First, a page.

Microsoft's Workplace Strategy for Sales Offices Evolves

Summer 2019 Issue
By: Doug Lowrie
The Microsoft office space at Schipol Airport in the Netherlands is built for flexibility and collaboration. Microsoft

Flexible space is now key for the technology giant, which recently overhauled the way it markets its products.

The priority for the Microsoft real estate team is designing workspaces to optimize employee experience. Much of what they provide is aimed at making Microsoft employees more comfortable, satisfied and productive, in areas from office temperature to food variety.

But how to design workspaces to best suit the unique needs of a worldwide sales organization?

It’s the question that’s arisen as lease renewals have come up on several Microsoft corporate sales offices across the globe. During the past three years, thousands of square feet of Microsoft sales offices — from Detroit to Dublin, from suburban Atlanta to downtown Milan — have been transformed into specially designed sales hubs.

Just as engineers require a certain technical precision in their work stations, salespeople bring needs of their own. Mobile technologies increasingly enable salespeople to work on the move, an evolution that has transformed sales workspace from offices with fixed work stations to flexible spaces with choices in seating.

A Changing Workplace

Across its global portfolio, Microsoft workplace design has evolved to accommodate this new flexibility, with space that is more accessible and seating choices that are more varied. Gone are the individual private offices that prove inflexible and isolating, in favor of team spaces with a mix of table seating, soft chairs, nooks for privacy and meeting places for collaboration. Less widely known, however, is the recent transformation in Microsoft sales methods themselves.

microsoft schipol airport

The Microsoft office at Schipol Airport in the Netherlands. Microsoft

Three years ago, Microsoft’s sales process shifted from enterprise agreements to a subscription-based sales model. This necessitated significant changes to the built environments of the company’s sales force. No longer did they need multiple meeting rooms in which salespeople could deliver pitches to large groups, because no longer was sales a matter of merely presenting technology toward a goal of customers signing multiyear agreements.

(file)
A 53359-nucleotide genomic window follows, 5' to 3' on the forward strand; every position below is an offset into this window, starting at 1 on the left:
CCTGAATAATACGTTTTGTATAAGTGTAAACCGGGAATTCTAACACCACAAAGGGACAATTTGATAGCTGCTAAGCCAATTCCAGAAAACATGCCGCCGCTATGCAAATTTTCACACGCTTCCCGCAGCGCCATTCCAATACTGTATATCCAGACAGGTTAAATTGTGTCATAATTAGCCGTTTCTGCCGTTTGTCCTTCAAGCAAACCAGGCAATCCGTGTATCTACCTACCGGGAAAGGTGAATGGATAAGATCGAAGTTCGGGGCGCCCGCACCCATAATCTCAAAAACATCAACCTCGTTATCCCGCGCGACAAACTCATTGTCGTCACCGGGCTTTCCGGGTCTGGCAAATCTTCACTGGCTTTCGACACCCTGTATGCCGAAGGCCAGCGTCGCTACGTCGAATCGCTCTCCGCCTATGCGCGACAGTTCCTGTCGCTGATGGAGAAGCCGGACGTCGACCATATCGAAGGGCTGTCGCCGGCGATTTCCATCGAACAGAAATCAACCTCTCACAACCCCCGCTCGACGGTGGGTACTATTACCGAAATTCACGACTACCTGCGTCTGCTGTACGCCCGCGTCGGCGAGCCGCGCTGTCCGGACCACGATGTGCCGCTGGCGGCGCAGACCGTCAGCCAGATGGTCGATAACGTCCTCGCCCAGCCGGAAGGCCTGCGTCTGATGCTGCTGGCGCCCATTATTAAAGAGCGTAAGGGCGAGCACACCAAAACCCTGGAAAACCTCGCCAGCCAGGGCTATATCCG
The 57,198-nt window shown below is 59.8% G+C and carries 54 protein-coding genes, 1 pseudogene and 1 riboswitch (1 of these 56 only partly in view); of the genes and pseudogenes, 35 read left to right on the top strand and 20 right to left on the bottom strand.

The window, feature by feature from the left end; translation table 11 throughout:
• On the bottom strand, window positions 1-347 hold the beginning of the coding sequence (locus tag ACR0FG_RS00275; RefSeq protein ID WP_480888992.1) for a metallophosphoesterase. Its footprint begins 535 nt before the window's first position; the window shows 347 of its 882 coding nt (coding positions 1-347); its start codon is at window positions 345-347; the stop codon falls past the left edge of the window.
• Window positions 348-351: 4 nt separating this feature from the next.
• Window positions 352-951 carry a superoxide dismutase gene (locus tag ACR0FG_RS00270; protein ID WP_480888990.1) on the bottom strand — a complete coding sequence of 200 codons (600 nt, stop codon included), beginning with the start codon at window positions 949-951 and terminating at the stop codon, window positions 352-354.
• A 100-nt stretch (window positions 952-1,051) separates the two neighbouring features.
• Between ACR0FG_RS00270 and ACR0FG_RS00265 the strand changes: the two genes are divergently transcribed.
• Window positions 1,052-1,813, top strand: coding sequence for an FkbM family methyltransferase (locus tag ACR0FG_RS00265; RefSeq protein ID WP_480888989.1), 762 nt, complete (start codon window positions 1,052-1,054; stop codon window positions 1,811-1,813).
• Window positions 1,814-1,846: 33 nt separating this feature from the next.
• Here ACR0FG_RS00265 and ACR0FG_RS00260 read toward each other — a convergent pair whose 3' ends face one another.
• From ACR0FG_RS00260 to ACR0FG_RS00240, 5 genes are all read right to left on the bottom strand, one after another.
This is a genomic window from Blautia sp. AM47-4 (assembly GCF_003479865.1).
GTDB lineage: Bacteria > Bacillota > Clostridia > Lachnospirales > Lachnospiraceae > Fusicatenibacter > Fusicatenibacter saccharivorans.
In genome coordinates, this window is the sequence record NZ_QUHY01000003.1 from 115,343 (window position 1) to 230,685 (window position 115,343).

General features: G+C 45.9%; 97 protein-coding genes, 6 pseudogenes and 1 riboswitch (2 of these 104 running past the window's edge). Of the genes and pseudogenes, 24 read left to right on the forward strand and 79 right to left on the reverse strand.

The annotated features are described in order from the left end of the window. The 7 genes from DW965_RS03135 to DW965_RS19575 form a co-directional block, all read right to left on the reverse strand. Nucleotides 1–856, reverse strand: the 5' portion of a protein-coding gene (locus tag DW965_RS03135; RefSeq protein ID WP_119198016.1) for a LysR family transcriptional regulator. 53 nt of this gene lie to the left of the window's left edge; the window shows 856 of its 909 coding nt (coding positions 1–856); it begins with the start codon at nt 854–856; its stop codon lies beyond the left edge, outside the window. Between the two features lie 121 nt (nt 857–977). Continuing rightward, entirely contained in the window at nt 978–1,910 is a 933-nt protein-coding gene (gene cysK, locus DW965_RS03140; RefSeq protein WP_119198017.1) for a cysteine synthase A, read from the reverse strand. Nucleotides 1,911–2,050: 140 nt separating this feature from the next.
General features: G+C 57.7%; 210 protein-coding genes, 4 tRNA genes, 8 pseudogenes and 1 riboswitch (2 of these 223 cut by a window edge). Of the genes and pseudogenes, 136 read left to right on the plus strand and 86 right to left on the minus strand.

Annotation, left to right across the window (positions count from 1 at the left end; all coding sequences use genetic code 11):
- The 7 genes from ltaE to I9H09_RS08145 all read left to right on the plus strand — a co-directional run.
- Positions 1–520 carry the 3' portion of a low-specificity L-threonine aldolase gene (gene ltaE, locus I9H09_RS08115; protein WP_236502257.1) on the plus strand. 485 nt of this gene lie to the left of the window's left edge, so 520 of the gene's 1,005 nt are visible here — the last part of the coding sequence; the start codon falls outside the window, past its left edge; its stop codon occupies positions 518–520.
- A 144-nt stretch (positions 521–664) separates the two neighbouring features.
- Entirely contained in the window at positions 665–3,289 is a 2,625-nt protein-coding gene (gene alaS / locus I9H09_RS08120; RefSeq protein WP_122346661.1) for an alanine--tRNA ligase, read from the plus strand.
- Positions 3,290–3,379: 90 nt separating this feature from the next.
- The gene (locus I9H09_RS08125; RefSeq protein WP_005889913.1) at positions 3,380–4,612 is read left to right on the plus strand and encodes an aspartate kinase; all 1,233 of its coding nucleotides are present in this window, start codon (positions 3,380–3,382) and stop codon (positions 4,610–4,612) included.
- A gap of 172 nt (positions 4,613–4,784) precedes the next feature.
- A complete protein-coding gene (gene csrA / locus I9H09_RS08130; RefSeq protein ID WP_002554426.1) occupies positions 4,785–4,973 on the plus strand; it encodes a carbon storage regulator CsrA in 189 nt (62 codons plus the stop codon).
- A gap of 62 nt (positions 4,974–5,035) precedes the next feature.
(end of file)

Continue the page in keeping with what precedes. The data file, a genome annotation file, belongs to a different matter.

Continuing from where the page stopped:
Instead, collaborating with customers to enable solutions to their individual challenges rose to primary importance. That meant the salespeople needed physical environments where they could showcase and demonstrate Microsoft’s products. Instead of large meeting rooms for big group presentations, smaller spaces with state-of-the-art AV equipment enabled more relevant one-on-one or one-on-two engagements where customers could really experience the technology.

Instead of spaces geared to high-powered meetings, the focus moved to spaces that were more relaxed and human-scaled. In accordance with Microsoft’s Design Language — the set of design principles that provide a sense of aesthetic cohesion across all the global properties in Microsoft’s portfolio — these smaller sales spaces were built to convey warmth, transparency and a sense of human connection, with their residential-like comfort and regionally relevant decorative motifs. Getting the right balance of human energy in a space was key. If there’s not enough of a lively buzz, a customer will notice the lack of vitality. To solve for that among Microsoft’s sales subsidiaries, and to support staff between customer engagements, elements of employee space were integrated into the customer space.

The Plan Into Action

How was this achieved? Microsoft has developed an internal tool that uses technologies most companies already have in place — internet connection, wireless infrastructure, security systems, employee data apps, building management systems — to gather data on how space is used in buildings across its global portfolio. Through an intricate choreography involving the cloud, machine learning, analytics and sociometric data — all anonymized to protect employee privacy — it is possible to learn which spaces are used and for how long.

Armed with that knowledge, Microsoft started building elements of employee space into the customer area, interspersing traditional work spaces with alternative seating arrangements and meeting spaces. The company discovered that putting touchdown spaces, which are less formal than full-fledged work stations, into customer areas made those places more welcoming, and that collaborative work settings were preferred to traditional desks.

The result is customer space with the right balance of human energy: a baseline of lively buzz. With their high degree of mobility, salespeople touch down in whatever space suits them. If they’re working and catching up on email between meetings, or having coffee and exchanging ideas with customers, good energy results. Customers are welcome to spend time at a work station or conversation room themselves.

And there’s a valuable secondary benefit: Wherever Microsoft employees work in proximity to customers, demonstrations happen naturally. Bringing customers into the heart of Microsoft lets them see real work being done on the very products they’re looking to acquire. What that provides is priceless: an authentic display of Microsoft’s products, people and culture.

Doug Lowrie is global workplace strategist at Microsoft Real Estate and Security.